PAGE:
Applicability of Corporate Social Responsibility – Companies Act 2013

Section 135 of Companies Act, 2013 provides for provisions regarding Corporate Social Responsibility (CSR) requirements for companies. Every company falling within the prescribed threshold of paid up capital and net profits is required to comply with the provisions of CSR stated under the abovementioned section.


The CSR provisions are applicable to the following companies:

Every company, its holding company, its subsidiary company and foreign company having in the preceding financial year:

• Net Worth > 500 Crore

• Turnover > 1000 Crore

• Net Profit > 5 Crore

Required Compliances

When section 135 are applicable on the companies, it has to comply with the following requirements –

CSR Committee: The Board of directors shall form a committee dedicated to CSR. The committee shall have minimum 3 directors of which one shall be an independent director. However, if the company is an unlisted public company or a private company (not required to appoint an independent director), it shall have two or more directors in its CSR Committee.  In case of a foreign company, the CSR committee shall comprise of at least 2 persons of which one shall be a resident of India.

Where the amount to be spent by a company under these provisions does not exceed fifty lakh rupees, the requirement for constitution of the Corporate Social Responsibility Committee shall not be applicable and the functions of such Committee, in such cases, be discharged by the Board of Directors of such company.

Reporting: The annual Board’s report shall disclose the composition of the Corporate Social Responsibility Committee. The foreign company shall contain an Annexure containing CSR report along with the balance sheet.

CSR Policy: The CSR committee shall formulate a policy stating the CSR activities that shall be taken by the company. The committee shall also monitor the policy and make amendments as per the requirement of the company. The policy shall elaborate the activities to be undertaken by the Company as stated under Schedule VII to the Companies Act. The CSR activities should be different from the activities of the companies done in its normal course of business.

CSR expenditure: The Board of every company to which CSR is applicable shall ensure that the company spends, in every financial year, at least two per cent of the average net profits of the company made during the three immediately preceding financial years or where the company has not completed the period of three financial years since its incorporation, during such immediately preceding financial years, in pursuance of its Corporate Social Responsibility Policy.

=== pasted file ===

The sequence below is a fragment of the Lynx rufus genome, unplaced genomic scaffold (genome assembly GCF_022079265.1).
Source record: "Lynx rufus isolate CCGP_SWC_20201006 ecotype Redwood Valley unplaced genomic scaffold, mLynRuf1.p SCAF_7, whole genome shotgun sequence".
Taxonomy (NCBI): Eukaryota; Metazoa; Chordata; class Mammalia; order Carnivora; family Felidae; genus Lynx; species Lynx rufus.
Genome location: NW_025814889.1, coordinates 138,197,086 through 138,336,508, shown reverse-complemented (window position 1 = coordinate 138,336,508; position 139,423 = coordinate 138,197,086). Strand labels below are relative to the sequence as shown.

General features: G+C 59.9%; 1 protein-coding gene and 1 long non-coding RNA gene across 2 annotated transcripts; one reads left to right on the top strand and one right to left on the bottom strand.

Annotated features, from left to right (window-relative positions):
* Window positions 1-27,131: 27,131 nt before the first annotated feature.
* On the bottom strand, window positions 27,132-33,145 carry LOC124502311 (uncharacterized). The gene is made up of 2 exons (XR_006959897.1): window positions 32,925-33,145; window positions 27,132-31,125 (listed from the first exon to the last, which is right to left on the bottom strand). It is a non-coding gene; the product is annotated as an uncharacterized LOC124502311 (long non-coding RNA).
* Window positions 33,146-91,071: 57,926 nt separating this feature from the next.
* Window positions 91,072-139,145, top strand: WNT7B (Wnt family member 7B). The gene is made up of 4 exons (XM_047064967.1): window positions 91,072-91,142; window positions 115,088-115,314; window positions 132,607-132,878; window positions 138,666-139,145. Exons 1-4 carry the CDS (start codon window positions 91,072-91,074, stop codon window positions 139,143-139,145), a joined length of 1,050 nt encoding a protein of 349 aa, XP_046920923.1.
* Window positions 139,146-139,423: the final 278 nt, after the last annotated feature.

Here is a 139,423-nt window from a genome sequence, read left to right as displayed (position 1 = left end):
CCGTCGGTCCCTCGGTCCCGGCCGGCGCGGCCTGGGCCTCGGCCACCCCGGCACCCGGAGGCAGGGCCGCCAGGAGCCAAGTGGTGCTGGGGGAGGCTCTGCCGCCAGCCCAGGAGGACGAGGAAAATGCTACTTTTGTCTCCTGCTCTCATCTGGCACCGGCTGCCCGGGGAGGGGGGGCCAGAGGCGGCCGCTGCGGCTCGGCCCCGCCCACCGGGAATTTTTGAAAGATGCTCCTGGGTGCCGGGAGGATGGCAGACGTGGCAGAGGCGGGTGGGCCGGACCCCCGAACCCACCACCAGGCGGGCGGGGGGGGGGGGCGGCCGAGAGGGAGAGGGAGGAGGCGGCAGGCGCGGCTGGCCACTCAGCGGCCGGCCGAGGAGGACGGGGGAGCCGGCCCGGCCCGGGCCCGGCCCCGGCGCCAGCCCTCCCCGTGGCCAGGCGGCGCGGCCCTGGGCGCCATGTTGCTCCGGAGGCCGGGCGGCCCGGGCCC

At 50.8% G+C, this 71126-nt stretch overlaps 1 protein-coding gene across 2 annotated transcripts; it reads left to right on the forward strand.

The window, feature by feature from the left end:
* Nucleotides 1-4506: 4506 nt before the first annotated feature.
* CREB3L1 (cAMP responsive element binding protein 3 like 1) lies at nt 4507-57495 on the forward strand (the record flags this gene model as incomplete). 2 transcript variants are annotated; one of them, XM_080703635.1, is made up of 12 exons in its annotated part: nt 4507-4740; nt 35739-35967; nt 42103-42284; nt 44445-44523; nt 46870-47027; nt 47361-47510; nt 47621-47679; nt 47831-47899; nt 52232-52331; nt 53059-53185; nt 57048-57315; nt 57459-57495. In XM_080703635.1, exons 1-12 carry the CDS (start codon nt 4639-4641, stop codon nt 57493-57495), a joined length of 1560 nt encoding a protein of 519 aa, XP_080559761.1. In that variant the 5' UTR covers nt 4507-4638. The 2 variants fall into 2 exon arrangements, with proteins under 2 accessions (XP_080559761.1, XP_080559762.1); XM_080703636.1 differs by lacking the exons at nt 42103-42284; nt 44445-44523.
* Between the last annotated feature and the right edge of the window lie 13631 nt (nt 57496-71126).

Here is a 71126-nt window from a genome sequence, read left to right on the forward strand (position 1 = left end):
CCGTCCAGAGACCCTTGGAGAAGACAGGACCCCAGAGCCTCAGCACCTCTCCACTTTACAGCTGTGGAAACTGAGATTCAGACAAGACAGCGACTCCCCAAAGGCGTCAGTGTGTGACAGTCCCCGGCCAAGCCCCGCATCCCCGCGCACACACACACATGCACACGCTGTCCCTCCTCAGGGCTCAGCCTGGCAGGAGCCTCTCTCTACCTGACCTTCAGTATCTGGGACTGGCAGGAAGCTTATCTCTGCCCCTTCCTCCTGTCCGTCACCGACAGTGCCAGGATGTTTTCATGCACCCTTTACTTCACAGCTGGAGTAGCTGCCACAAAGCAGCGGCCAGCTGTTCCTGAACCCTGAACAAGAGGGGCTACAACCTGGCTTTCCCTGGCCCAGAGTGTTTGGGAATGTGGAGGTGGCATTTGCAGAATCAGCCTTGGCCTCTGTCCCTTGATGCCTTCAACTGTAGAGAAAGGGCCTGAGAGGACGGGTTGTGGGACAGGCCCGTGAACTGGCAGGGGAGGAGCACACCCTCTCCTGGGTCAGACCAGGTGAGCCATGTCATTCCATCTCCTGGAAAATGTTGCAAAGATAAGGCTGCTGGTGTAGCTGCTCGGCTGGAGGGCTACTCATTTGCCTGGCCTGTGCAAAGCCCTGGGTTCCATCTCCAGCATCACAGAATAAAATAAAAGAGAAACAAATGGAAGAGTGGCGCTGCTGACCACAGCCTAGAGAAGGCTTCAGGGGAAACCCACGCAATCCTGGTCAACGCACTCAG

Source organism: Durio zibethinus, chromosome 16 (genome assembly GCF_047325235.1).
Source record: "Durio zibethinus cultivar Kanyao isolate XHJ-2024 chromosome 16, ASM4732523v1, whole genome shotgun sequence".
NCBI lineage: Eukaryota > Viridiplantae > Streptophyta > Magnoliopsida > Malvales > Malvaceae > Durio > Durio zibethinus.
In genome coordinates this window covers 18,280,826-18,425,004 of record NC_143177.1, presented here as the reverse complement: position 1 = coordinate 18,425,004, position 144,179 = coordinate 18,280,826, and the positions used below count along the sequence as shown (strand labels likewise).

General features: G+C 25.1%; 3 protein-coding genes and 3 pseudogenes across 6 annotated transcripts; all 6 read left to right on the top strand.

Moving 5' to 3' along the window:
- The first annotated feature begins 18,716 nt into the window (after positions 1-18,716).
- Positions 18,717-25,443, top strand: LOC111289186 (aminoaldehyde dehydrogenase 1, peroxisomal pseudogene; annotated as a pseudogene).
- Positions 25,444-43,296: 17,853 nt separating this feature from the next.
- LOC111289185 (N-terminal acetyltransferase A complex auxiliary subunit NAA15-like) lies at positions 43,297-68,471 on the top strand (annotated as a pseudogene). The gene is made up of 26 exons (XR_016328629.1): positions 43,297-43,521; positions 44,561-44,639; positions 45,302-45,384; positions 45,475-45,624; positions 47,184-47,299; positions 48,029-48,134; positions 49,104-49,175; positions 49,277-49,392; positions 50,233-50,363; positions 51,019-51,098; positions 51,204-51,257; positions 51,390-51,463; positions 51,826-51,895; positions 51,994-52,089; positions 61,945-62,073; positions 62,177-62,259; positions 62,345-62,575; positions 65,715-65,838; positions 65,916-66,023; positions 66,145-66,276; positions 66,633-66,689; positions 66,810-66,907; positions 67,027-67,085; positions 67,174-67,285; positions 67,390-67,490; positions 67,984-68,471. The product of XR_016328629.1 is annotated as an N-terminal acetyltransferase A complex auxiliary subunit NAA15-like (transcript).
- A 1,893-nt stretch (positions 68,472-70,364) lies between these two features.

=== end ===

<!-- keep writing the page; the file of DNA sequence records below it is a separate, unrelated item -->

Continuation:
If the company spends an amount in excess of the requirements provided in a financial year, such company may set off such excess amount against the requirement to spend for three immediately succeeding financial years and in such manner, as prescribed under Companies Act, 2013.

Transfer of Unspent Amount: If the company fails to spend such amount, the Board shall, in its report specify the reasons for not spending the amount and, unless the unspent amount relates to any ongoing project, transfer such unspent amount to a Fund specified in Schedule VII, within a period of six months of the expiry of the financial year.

Penalty for Non-compliance

The company can attract penal actions in case it does not comply with the CSR provisions.

If the company fails to spent the required amount or transfer the unspent amount to the respective account as stated above, it shall be punishable with a  penalty of twice the amount required to be transferred by the company o such Fund specified in Schedule VII, or the Unspent Corporate Social Responsibility Account, as the case may be, or one crore rupees, whichever is less.

Further every officer of the company who is in default shall be liable to a penalty of one-tenth of the amount required to be transferred by the company to such Fund specified in Schedule VII, or the Unspent Corporate Social Responsibility Account, as the case may be, or two lakh rupees, whichever is less.